December 19, 2014

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The average American family buys one or two presents for their kids and leaves the rest up to Santa. An informal survey I did among friends and coworkers comes up with 10% bought by parents and 90% made by Saint Nicholas. This may have made sense back when toys were defined as a wooden car for boys and a cloth doll for girls, but now that we”€™re giving boys a Teenage Mutant Ninja Turtle Secret Sewer Lair Playset and girls the Step2 Lil”€™ Chef’s Gourmet Kitchen, it’s time to rethink the formula.

We need to stop letting the North Pole manufacture our presents. It’s a charity we do not need; worse, it’s a charity that is hurting us.

It’s not like Santa employs anyone. He doesn”€™t use tool and die factories to cast his plastic. His elves have never heard of injection molds or guide pins. Santa’s workshop uses hocus-pocus to make the toys and then inexplicably sticks a Lego logo on the box at the last minute. There is no licensing for these products, and none of the companies whose toys he bootlegs make one red cent. In the name of benevolence, he is robbing brands of their goodwill and flushing our GDP down the toilet. 

As it stands now, Americans are planning to spend more than $600 billion on Christmas this year. That’s about $2,000 per person. Assuming this represents only the 10% of Christmas that isn”€™t Santa-subsidized, Americans would be willing to pay up to $20,000 per person without him.

“€œWould he like the idea that we”€™re using demigods as present machines when we”€™re perfectly capable of paying for the gifts ourselves?”€

It’s a stupefying number, especially when you realize the median American salary is only $50,000. We”€™re told Americans are getting more stingy with their money as the economy worsens, but it appears they”€™d be willing to forgo a little less than half their annual salary for one day of the year.

If parents bought 100% of the presents, the economy would get kazammed with a $6.32-trillion-dollar boon. All of a sudden our $18 trillion debt seems a little more manageable. Assuming Canada and Britain engage in similar behavior, they”€™d be looking at about an extra $1.8 trillion and $3.6 trillion respectively. All these big numbers for just one letter: the letter to Santa.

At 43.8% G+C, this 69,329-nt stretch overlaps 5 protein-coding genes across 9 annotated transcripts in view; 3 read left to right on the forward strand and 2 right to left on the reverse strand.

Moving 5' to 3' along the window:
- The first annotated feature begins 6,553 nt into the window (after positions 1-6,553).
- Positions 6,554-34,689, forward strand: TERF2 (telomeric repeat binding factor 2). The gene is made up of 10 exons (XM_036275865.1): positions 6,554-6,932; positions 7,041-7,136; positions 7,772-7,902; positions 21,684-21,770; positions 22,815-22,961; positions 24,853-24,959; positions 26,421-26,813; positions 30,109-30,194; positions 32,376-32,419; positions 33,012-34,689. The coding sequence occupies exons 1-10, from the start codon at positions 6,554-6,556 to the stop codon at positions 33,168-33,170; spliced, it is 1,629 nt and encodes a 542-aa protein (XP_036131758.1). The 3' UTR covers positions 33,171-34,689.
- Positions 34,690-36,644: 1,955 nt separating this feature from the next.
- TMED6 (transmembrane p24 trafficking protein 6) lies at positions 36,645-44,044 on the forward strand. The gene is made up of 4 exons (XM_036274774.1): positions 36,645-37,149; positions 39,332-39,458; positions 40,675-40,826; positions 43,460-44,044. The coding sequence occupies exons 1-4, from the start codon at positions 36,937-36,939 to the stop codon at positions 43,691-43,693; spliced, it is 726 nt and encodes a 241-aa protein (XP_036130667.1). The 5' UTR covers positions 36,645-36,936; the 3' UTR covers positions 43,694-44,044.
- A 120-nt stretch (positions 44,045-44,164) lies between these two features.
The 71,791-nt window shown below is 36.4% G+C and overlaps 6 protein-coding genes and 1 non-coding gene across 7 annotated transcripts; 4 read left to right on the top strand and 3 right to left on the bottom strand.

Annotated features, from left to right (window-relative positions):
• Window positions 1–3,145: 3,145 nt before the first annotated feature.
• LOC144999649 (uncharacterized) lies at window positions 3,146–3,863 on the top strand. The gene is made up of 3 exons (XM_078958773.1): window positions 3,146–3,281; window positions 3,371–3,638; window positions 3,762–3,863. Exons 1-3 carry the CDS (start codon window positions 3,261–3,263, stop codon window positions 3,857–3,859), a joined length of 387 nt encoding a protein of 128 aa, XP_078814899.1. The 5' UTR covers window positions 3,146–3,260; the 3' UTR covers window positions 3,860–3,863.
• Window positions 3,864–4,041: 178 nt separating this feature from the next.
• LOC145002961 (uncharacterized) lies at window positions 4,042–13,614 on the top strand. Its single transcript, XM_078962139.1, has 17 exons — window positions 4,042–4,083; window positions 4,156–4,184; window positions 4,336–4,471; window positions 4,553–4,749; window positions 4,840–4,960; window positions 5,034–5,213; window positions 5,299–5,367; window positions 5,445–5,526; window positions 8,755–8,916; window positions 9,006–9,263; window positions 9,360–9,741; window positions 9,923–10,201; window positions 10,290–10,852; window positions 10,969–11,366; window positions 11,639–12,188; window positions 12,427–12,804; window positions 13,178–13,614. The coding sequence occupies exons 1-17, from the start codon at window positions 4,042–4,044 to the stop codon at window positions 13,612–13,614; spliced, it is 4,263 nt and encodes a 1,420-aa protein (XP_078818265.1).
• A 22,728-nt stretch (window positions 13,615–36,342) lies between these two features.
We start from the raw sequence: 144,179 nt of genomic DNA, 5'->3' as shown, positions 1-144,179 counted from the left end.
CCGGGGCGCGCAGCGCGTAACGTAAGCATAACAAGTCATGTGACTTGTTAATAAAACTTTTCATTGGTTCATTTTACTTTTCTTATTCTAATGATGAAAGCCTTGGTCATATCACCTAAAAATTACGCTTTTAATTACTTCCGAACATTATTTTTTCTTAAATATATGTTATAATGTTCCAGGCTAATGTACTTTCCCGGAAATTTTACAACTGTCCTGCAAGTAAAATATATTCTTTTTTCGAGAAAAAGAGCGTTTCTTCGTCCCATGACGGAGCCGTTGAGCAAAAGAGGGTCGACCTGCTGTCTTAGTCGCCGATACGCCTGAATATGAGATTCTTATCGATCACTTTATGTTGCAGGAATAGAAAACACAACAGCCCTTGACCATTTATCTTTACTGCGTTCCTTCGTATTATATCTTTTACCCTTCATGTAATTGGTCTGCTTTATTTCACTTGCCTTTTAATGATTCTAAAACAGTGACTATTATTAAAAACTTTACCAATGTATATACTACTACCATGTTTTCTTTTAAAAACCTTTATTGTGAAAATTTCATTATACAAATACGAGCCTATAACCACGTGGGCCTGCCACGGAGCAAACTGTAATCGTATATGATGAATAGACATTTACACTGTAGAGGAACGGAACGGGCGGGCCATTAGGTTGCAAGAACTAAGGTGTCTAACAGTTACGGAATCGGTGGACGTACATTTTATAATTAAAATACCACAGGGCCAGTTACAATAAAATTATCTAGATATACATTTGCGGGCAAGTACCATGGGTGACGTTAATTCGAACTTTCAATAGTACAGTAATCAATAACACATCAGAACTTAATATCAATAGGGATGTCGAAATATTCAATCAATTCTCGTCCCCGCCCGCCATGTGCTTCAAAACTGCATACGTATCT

I”€™m not saying we should abolish the tradition of Santa Claus. I love the guy and his kooky visits as much as my kids do. In fact, I”€™m surprised more Jews don”€™t take him up on the offer. It’s not like he’s dressed as Jesus.

All I”€™m saying is, having him come by your house is magic enough. Let him leave candies in the kids”€™ stockings, or maybe some kind of glowing rock that maintains its heat year-round. It could be a different thing every year. What about a salamander? We could leave the tree undecorated and he could make it light up with a splash from his elven wand.

I don”€™t fucking know. He’s the magic guy. Think of something, Santa.

Instead of a massive list of what children want, Santa letters should be an update on everything the kids have done that year, closing with a brief “€œThank you in advance for the surprise.”€ We may want him to bring us all our presents, but we don”€™t need him to.

Besides, it seems awfully base that someone with his history and supernatural powers is wasting his time copying mortals”€™ toys. The elves can”€™t possibly enjoy assembling the talking parts of a T-Pain microphone or stitching in the hair of those Monster High sluts. You might as well have Zeus update your Facebook status or play Dance Dance Revolution with a Minotaur. WWJD? Would he like the idea that we”€™re using demigods as present machines when we”€™re perfectly capable of paying for the gifts ourselves?


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